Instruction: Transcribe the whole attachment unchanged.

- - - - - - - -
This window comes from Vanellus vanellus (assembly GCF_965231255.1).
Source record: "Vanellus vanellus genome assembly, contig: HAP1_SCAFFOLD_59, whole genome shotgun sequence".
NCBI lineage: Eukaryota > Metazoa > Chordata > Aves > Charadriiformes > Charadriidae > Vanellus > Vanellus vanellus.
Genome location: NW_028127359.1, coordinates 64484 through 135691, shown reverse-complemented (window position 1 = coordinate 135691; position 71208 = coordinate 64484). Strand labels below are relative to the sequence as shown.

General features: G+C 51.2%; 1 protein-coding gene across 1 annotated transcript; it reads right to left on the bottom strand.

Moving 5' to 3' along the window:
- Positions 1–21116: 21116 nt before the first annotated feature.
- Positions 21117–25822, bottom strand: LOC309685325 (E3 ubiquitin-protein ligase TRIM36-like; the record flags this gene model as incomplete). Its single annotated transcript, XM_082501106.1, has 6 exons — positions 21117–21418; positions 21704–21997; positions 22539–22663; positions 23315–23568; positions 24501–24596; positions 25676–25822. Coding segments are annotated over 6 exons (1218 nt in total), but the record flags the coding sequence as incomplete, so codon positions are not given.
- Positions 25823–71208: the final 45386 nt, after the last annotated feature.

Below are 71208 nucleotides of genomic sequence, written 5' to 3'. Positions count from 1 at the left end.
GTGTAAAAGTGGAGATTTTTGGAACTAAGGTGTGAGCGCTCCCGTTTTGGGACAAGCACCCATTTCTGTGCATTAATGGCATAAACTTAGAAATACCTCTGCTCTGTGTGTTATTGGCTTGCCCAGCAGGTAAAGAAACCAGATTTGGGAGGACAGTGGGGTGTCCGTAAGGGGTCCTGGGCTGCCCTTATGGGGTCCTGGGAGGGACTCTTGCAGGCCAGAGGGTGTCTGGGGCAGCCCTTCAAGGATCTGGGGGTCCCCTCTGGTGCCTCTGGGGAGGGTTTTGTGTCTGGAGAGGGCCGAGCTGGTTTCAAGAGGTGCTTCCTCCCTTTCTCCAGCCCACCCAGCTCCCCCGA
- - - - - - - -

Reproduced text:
This window comes from Vanellus vanellus (assembly GCF_965231255.1).
Source record: "Vanellus vanellus genome assembly, contig: HAP1_SCAFFOLD_59, whole genome shotgun sequence".
NCBI lineage: Eukaryota > Metazoa > Chordata > Aves > Charadriiformes > Charadriidae > Vanellus > Vanellus vanellus.
Genome location: NW_028127359.1, coordinates 64484 through 135691, shown reverse-complemented (window position 1 = coordinate 135691; position 71208 = coordinate 64484). Strand labels below are relative to the sequence as shown.

General features: G+C 51.2%; 1 protein-coding gene across 1 annotated transcript; it reads right to left on the bottom strand.

Moving 5' to 3' along the window:
- Positions 1–21116: 21116 nt before the first annotated feature.
- Positions 21117–25822, bottom strand: LOC309685325 (E3 ubiquitin-protein ligase TRIM36-like; the record flags this gene model as incomplete). Its single annotated transcript, XM_082501106.1, has 6 exons — positions 21117–21418; positions 21704–21997; positions 22539–22663; positions 23315–23568; positions 24501–24596; positions 25676–25822. Coding segments are annotated over 6 exons (1218 nt in total), but the record flags the coding sequence as incomplete, so codon positions are not given.
- Positions 25823–71208: the final 45386 nt, after the last annotated feature.

Below are 71208 nucleotides of genomic sequence, written 5' to 3'. Positions count from 1 at the left end.
GTGTAAAAGTGGAGATTTTTGGAACTAAGGTGTGAGCGCTCCCGTTTTGGGACAAGCACCCATTTCTGTGCATTAATGGCATAAACTTAGAAATACCTCTGCTCTGTGTGTTATTGGCTTGCCCAGCAGGTAAAGAAACCAGATTTGGGAGGACAGTGGGGTGTCCGTAAGGGGTCCTGGGCTGCCCTTATGGGGTCCTGGGAGGGACTCTTGCAGGCCAGAGGGTGTCTGGGGCAGCCCTTCAAGGATCTGGGGGTCCCCTCTGGTGCCTCTGGGGAGGGTTTTGTGTCTGGAGAGGGCCGAGCTGGTTTCAAGAGGTGCTTCCTCCCTTTCTCCAGCCCACCCAGCTCCCCCGA